Southeast Business Trends – November 2023

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Lumber sources throughout the Southeast region generally came to the same consensus when asked how their markets were doing, at the time of this writing, with all of them sharing that their markets seem to be on the slower side.

A Mississippi lumberman said that while his sales are all over the place, they are doing better than they were six months ago. “Our sales into the Asian markets are slow right now, while our sales into our other export markets are doing well,” he noted. “The sales into the domestic markets are steady, but I see room for improvement due to the lack of supply.”

His company offers Red and White Oak, Poplar and some Ash in 4/4 thickness and in all grades, he added that they only kiln dry grades No. 2 and Better. He also mentioned that White Oak is his best selling species with plenty of demand.

When asked what types of customers that he sells to, he said secondary manufacturers, such as flooring, cabinets and moulding, as well as distribution yards. “Some of my clients are doing worse than others. It seems that the Hardwood flooring sector is suffering worse than any other sector that I sell to.”

Another Mississippi lumberman said, “Our market seems to be going the wrong way. Over the past few weeks, I’ve been thinking that everything is terrible, but once I looked at the financial statements everything was where it needed to be and we are actually doing okay.”

His company offers all species that are indigenous to the Southeastern United States, with Oak and Poplar being his best sellers. He noted that they handle pallet grade through Face with a primary thickness of 4/4.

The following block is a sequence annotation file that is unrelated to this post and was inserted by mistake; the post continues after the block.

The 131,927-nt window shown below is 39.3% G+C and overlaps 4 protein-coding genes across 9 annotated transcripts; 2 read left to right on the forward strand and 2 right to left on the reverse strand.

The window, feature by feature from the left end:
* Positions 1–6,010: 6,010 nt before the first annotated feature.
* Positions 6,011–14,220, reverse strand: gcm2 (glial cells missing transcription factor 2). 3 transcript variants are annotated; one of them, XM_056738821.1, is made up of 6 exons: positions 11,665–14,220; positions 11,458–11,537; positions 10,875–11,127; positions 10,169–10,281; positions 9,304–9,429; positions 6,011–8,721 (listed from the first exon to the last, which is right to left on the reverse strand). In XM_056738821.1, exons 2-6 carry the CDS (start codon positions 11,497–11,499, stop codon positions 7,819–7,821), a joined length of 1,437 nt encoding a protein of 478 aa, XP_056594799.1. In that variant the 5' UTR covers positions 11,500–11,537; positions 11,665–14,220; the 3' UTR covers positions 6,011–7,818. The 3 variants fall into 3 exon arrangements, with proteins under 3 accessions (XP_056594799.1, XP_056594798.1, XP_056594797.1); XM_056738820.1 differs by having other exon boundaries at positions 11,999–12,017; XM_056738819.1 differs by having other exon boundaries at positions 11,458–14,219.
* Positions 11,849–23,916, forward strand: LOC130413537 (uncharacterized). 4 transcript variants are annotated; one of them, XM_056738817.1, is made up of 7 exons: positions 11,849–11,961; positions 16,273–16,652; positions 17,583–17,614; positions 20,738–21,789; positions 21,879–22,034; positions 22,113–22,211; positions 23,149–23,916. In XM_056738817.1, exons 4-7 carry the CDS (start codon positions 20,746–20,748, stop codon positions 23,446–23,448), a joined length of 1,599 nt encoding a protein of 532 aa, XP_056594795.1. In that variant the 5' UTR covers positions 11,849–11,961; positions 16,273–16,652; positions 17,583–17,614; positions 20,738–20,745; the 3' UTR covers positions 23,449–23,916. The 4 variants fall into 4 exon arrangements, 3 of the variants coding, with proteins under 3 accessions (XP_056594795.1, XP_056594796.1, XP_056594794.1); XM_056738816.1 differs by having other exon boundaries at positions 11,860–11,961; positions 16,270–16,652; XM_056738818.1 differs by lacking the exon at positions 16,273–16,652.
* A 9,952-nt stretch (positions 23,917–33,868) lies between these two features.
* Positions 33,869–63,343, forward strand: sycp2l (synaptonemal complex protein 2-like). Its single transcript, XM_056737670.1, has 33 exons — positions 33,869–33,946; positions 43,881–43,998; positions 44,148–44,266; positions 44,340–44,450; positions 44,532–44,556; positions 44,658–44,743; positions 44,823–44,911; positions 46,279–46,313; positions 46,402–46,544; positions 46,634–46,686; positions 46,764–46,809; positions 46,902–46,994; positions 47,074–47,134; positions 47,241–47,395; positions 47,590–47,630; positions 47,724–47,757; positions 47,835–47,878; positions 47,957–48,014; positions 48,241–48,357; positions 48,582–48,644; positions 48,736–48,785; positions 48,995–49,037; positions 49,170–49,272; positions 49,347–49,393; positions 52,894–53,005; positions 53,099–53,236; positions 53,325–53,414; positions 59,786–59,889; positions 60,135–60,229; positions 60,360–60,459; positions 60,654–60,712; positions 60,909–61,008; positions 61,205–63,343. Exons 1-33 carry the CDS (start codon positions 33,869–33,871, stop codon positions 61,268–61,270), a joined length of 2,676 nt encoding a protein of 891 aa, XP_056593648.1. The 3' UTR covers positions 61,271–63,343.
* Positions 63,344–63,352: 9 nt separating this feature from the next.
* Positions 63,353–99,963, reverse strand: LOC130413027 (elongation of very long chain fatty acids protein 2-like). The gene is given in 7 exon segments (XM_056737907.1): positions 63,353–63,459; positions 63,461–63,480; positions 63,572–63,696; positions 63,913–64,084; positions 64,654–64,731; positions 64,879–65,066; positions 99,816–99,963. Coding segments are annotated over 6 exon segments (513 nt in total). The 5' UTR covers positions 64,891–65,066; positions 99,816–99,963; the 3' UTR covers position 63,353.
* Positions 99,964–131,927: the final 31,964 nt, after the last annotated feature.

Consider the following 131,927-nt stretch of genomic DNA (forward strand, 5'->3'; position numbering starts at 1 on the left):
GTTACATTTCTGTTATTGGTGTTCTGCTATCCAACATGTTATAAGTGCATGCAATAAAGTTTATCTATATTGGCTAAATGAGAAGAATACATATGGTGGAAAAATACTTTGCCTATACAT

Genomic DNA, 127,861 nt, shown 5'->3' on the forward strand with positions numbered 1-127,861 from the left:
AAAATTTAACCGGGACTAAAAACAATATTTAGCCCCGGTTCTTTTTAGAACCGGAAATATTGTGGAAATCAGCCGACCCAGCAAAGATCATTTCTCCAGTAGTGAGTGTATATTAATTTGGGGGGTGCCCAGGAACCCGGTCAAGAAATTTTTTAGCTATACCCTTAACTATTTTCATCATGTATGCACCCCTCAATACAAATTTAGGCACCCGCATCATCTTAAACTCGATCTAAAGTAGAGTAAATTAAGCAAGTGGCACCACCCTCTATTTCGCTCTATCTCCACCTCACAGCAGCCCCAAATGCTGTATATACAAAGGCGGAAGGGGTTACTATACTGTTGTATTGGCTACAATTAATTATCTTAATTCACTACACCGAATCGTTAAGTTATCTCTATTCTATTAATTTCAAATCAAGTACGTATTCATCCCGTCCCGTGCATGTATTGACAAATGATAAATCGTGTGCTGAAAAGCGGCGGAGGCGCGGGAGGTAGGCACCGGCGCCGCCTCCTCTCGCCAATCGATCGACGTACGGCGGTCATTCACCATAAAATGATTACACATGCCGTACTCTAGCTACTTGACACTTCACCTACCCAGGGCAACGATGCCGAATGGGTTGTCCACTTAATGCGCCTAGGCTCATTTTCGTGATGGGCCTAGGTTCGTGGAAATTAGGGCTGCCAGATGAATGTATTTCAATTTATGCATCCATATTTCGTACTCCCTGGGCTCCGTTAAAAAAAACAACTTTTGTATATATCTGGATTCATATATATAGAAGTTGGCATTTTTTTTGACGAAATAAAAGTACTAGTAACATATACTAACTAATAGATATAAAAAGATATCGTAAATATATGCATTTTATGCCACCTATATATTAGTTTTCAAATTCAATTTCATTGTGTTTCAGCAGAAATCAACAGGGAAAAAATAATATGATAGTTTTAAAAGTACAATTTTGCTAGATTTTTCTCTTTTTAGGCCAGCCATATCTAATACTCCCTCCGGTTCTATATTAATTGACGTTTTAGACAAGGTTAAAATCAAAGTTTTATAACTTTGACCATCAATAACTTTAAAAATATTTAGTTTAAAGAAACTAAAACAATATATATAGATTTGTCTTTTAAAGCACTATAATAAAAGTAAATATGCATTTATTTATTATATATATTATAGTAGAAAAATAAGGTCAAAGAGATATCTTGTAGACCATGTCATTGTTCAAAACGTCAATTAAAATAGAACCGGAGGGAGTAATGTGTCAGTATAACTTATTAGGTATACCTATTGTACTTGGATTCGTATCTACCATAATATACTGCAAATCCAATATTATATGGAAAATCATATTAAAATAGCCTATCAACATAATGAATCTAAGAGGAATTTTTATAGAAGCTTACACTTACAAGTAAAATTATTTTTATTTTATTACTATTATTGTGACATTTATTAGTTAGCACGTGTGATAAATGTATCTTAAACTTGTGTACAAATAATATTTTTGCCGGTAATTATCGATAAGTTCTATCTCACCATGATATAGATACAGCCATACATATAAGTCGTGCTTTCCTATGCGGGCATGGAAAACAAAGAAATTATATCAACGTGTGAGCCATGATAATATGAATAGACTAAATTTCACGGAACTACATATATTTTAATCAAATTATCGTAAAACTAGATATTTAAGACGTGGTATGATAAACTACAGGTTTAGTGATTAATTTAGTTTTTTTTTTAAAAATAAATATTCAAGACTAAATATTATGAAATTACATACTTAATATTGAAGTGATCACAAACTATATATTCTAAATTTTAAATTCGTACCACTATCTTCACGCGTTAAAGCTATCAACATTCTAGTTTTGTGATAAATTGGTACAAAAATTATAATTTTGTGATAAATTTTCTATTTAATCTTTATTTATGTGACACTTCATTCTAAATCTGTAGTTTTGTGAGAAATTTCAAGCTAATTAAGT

He sells to end users and pallet manufacturers. “We are often able to tell how the economy is doing based on how the pallet manufacturers are doing, and I just recently had a pallet customer tell me that their business has slowed down and that they were not going to need as much product as usual,” he said.

“We have had such an amazing last three years and we are at a point where we think we could be doing better than we are, but we have become accustomed to a different marketplace since the pandemic,” he continued.

A lumber salesman from North Carolina said that his sales have started to quiet down. “We are still shipping and I am optimistic about this fall, however the winter may be a different story,” he added.

When asked if his sales are better than they were six months ago, he said, “Our sales have certainly dropped off some, the economy is slow and with the higher interest rates people aren’t buying and building homes like they were.”

He mentioned that his company offers Red and White Oak and Poplar in thicknesses of 4/4-8/4 and in all grades. “White Oak is certainly our best seller. Red Oak seems to have started to pick up and Poplar’s pricing is still a concern,” he continued.

He sells to end use manufacturers, such as millwork, flooring and furniture makers, as well as distributors. “All of our customers’ business seems to have also dropped off to some degree. We are working 40 hours a week, we haven’t had to work short time, but we aren’t putting in over time,” he said.

In Georgia a lumber representative said that his marketplace has been better than it has been over the past six months.

He offers Red Oak in thicknesses of 4/4 and 5/4, Poplar in thicknesses of 4/4, 5/4, 6/4, 8/4 and 10/4 and White Oak in 4/4. “White Oak is my best seller in all grades. Red Oak is selling well in FAS and No. 2 Common, I just wish that there was more volume there. FAS Poplar is doing well and so is Poplar in No. 2 Common,” he said.

He added that his biggest issue with Poplar is getting it into certain markets. “From a freight standpoint, I can’t match what people want to pay for it and also get it to port. When the price of Poplar loosens up I think that it will be just fine.”

He sells to Hardwood distribution, domestic end use customers, such as flooring and cabinetry and to exporters. “I react to what my customers want to buy and it doesn’t matter what market I am selling into, the prices vary from customer to customer,” he mentioned.

By Miller Wood Trade Publications

The premier online information source for the forest products industry since 1927.

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